Comcast gets flood of calls on cable amnesty Neighbors, children offer to turn in service thieves.

April 03, 1992|By Leslie Cauley | Leslie Cauley,Staff Writer

Neighbors turned in neighbors, kids squealed on parents, and a former FBI agent offered to hand over hundreds of cable thieves he knew about.

By yesterday afternoon, more than 1,200 people had jammed the switchboards of Comcast Cablevision in response to the company's day-old amnesty campaign, which gives cable thieves in Baltimore County until May 15 to confess.

After the amnesty period expires, Comcast plans to do an electronic house-by-house audit and to take legal action against the thousands of people and businesses that have been receiving its services for free.

Information on offenders will be handed over to the state's attorney's office for prosecution. In Maryland, cable theft is a misdemeanor with a maximum penalty of six months in jail and a $500 fine.

"We clearly knew a lot of people were receiving cable in an unauthorized manner, but as far as the phone calls we've received today, we're clearly overwhelmed," said David Nevins, a spokesman for Comcast, the cable provider in Baltimore County.

Comcast received more than 100 calls yesterday from people who hadn't stolen cable services but wanted to turn in people who had, Mr. Nevins said.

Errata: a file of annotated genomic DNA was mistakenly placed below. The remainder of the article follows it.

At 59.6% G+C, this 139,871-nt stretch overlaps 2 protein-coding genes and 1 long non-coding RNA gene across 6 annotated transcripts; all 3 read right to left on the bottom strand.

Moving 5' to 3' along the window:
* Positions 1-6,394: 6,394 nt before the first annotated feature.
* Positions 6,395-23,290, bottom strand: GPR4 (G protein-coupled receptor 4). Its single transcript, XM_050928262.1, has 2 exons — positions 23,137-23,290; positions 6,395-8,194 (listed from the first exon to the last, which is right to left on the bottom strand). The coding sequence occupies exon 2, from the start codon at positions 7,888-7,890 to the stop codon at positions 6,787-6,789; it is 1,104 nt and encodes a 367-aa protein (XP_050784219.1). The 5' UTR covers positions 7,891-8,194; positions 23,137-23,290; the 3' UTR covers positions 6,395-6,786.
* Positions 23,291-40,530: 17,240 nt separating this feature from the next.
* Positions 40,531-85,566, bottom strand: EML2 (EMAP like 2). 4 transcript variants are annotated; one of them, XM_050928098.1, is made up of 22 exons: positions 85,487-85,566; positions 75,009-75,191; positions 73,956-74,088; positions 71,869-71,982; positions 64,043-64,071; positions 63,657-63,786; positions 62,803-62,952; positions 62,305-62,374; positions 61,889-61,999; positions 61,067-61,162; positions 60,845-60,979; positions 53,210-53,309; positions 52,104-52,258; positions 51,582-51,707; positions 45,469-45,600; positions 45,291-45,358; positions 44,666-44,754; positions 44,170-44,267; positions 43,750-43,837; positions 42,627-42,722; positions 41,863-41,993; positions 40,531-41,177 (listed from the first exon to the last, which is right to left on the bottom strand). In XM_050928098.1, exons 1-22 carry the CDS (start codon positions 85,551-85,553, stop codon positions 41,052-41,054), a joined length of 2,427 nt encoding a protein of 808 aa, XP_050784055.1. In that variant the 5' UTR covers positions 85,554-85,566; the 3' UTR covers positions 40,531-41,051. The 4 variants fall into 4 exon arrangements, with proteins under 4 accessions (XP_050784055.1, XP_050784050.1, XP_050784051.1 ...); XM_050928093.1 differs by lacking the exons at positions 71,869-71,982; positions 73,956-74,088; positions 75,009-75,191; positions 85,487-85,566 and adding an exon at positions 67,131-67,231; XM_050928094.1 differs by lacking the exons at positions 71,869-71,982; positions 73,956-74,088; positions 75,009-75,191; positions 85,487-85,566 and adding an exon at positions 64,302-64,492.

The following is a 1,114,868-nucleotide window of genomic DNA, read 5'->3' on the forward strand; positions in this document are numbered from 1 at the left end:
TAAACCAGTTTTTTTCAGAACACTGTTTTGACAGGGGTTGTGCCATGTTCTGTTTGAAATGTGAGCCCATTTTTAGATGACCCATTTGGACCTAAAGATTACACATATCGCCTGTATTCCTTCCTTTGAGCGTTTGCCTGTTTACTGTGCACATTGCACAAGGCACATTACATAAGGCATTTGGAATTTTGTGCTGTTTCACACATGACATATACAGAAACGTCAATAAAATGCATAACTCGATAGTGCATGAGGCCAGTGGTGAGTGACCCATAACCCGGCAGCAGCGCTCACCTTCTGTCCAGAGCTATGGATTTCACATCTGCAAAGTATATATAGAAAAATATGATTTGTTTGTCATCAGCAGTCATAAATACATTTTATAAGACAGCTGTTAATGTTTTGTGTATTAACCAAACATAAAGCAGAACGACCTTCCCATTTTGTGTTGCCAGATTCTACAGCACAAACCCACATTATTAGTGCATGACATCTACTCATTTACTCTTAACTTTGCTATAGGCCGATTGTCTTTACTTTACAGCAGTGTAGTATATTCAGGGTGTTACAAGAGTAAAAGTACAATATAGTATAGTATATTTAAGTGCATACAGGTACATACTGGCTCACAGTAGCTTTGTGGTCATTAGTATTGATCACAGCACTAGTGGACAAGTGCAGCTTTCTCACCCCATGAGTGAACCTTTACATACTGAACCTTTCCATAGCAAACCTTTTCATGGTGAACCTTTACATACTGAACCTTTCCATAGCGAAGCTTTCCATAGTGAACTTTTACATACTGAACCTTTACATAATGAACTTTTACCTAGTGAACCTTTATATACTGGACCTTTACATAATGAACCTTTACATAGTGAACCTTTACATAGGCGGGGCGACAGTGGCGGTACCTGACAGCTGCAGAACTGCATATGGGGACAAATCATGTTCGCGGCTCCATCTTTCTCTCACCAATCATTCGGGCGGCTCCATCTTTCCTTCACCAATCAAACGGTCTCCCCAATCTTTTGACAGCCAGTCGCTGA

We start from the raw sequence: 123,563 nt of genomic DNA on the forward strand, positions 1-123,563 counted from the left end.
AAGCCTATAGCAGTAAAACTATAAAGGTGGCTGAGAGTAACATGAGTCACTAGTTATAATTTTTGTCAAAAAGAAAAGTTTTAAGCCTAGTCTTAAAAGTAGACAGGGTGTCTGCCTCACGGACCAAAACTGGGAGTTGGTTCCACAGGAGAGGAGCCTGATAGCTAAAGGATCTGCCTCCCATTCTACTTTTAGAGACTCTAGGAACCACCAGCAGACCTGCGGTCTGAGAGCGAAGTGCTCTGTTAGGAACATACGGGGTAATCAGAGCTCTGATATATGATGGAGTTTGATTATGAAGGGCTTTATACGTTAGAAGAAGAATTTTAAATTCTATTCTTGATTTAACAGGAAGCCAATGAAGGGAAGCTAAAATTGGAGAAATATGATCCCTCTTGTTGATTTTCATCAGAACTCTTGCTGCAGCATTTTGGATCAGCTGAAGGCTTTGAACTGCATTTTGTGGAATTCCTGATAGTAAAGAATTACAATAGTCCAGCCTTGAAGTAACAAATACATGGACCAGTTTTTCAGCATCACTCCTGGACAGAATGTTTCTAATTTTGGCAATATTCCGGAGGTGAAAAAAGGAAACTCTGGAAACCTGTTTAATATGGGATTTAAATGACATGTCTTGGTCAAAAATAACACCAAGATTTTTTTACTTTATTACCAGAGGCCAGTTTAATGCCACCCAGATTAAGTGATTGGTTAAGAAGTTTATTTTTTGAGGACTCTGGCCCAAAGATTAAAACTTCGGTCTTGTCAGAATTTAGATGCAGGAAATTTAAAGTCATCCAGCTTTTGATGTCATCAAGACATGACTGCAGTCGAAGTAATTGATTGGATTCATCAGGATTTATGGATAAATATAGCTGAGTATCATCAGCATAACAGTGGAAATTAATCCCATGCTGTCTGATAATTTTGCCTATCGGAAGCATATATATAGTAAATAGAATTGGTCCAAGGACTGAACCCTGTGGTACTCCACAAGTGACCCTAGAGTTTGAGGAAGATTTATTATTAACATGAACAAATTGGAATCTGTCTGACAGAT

In several cases where neighbors were feuding, adversaries turned each other in; three children turned in their parents; and the ex-FBI agent offered -- for a fee -- to track down the hundreds of cable thieves he knew of.

Offenders' names were recorded, Mr. Nevins said. The offer from the former FBI agent was rejected.

Of the people who confessed yesterday, about half decided to become paying customers. The remainder told the cable company to disconnect service.

Comcast, which has about 160,000 paying customers in the county, thinks there are at least 40,000 illegal hookups.

The company estimates it lost $7 million to $10 million last year cable thieves in bars, restaurants, apartment buildings and private homes.

It's too early to determine the long-term impact of Comcast's amnesty program, its second in five years. But the program clearly touched a nerve in Baltimore County.

Cable thieves may turn themselves in -- no questions asked -- by calling Comcast at 560-1604.

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